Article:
Cloned and Transgenic Animals

Cloned and - Cloned and Transgenic Animals Except in very unusual situations sexual reproduction following meiosis insures that many diverse

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Cloned and Transgenic Animals Except in very unusual situations, sexual reproduction following meiosisinsures that many diverse genotypes will be present in the progeny. Theonly unusual situation that could be exploited in the past was"inbreeding", that is, the mating of closely related animals over successivegenerations. While inbreeding led to the creation of "breeds" such asJersey cattle that produce high amounts of butterfat and Holsteins thatproduce more milk but less butterfat, inbreeding can also cause problems.Crossing closely related organisms increases the risk that a detrimentalallele will become homozygous. Especially for animals such as cattle withlow rates of reproduction, the desire to "reproduce" genetically superiorindividuals has led to significant gains in applied reproductive technology.For example, artificial insemination (AI) using semen from "superior"bulls has been used commercially since 1937 in the dairy industry. (see http://www.asas.org/symposia/esupp2/Footehist.pdf for a history of AI) Naturally though, when a dairyman recognized a good cow, he wouldprefer to have more of her progeny in the future herd the one calf peryear that nature allows. One of the early discoveries that led to enhancedreproduction of select individuals was the concept of transferringembryos to a surrogate mother. Although done previously in rabbits, Dr.Berry here at TAMU (and associates) were the first to apply it to farmanimals, in this case transfers between goats and sheep, also in the 1930s.(If you are interested in this topic, look up "A history of farm animalembryo transfer and some associated techniques" by Keith J. Betteridgepublished in Animal Reproductive Science 79:204-244. You can access itfree on the WEB if on campus.) The idea was that early embryos could be removed from the natural motherand transferred to a less valuable female so the superior cow could breed againmuch sooner. Technological improvements have made the process relativelyefficient though still very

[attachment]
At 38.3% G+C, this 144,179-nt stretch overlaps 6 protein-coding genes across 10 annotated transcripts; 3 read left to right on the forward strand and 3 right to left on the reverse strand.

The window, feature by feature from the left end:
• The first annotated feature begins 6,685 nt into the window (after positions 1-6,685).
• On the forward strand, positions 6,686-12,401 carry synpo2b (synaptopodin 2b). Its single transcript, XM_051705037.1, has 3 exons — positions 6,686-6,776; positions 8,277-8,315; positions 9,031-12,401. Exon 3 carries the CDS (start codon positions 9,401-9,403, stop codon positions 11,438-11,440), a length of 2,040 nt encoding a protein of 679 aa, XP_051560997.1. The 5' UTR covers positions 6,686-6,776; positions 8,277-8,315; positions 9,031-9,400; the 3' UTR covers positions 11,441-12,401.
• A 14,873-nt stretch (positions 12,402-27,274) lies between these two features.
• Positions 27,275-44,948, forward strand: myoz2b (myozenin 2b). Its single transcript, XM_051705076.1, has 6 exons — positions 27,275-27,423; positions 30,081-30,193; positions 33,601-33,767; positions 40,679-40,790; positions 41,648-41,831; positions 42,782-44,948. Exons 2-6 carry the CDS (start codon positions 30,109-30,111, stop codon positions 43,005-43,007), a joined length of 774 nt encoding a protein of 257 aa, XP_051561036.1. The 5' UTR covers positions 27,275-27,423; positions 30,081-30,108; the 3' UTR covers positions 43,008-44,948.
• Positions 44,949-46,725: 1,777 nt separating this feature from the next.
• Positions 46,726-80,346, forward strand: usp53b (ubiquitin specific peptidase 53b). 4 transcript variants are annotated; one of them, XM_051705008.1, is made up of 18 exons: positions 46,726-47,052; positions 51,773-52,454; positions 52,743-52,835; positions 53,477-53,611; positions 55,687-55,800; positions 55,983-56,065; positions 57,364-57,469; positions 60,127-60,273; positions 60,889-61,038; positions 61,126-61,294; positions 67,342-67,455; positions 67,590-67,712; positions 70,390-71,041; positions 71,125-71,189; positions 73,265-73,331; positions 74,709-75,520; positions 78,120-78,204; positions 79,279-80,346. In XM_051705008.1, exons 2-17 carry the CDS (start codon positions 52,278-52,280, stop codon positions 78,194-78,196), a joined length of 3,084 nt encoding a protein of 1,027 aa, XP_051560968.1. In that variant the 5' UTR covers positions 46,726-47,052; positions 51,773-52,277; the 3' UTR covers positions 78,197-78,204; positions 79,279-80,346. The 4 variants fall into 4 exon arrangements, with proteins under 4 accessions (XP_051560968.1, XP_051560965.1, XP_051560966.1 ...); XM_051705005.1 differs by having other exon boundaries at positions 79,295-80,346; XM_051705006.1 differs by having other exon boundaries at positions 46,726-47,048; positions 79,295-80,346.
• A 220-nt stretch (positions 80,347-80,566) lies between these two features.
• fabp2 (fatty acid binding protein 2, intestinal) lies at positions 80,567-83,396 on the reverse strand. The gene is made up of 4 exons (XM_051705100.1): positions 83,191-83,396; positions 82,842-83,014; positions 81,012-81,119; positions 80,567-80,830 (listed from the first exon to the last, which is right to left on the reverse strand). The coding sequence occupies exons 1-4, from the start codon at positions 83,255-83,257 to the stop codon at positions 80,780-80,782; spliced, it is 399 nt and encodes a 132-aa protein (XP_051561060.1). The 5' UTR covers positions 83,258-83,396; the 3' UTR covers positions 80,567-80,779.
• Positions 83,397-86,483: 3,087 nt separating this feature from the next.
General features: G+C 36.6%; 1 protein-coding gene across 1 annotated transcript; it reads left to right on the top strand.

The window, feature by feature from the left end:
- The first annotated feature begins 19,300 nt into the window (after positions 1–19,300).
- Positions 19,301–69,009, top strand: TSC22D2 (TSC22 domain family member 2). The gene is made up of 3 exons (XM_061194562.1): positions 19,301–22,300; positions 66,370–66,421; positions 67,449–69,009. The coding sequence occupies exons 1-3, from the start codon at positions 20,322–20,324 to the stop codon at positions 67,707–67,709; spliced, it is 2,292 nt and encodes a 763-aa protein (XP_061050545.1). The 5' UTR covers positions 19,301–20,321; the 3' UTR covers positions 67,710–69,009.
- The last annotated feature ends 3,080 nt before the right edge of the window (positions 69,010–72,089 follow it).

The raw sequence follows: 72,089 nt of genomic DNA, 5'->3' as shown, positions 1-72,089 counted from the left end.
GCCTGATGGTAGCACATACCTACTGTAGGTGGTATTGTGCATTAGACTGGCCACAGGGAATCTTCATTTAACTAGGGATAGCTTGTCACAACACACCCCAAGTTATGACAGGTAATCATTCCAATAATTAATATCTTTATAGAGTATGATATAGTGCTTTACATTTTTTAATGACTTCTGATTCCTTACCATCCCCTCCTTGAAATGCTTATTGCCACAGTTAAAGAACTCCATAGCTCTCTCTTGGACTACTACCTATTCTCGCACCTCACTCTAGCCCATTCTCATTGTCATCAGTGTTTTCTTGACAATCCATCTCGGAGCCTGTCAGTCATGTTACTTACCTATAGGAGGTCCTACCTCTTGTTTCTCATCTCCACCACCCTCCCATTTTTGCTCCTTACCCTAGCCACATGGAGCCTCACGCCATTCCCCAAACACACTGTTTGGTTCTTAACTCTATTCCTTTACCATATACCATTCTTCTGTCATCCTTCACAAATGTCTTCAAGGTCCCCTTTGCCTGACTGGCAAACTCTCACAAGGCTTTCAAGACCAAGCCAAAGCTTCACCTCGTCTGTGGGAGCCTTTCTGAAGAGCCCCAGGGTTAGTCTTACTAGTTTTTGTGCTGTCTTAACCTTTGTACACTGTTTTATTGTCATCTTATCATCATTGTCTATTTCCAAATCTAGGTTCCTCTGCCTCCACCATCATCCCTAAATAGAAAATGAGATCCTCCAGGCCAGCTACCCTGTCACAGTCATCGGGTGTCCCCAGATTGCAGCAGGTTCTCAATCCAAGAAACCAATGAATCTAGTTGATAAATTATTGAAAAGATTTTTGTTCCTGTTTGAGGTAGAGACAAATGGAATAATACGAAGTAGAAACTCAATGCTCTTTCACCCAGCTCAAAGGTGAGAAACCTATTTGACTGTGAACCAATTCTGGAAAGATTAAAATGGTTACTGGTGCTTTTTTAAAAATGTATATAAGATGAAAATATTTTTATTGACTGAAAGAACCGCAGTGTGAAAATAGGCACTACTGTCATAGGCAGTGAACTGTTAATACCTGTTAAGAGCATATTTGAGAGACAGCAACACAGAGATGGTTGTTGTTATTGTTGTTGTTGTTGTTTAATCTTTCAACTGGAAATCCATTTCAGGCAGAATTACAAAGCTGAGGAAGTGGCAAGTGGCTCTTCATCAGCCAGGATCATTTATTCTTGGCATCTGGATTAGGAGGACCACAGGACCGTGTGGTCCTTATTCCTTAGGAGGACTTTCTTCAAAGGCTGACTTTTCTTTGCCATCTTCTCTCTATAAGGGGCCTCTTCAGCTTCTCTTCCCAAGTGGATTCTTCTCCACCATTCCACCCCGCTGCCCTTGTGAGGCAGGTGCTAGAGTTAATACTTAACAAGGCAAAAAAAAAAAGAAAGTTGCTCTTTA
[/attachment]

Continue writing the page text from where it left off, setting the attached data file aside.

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This note was uploaded on 04/29/2008 for the course GENE 310 taught by Professor Magill during the Spring '08 term at Texas A&M.

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Cloned and - Cloned and Transgenic Animals Except in very unusual situations sexual reproduction following meiosis insures that many diverse

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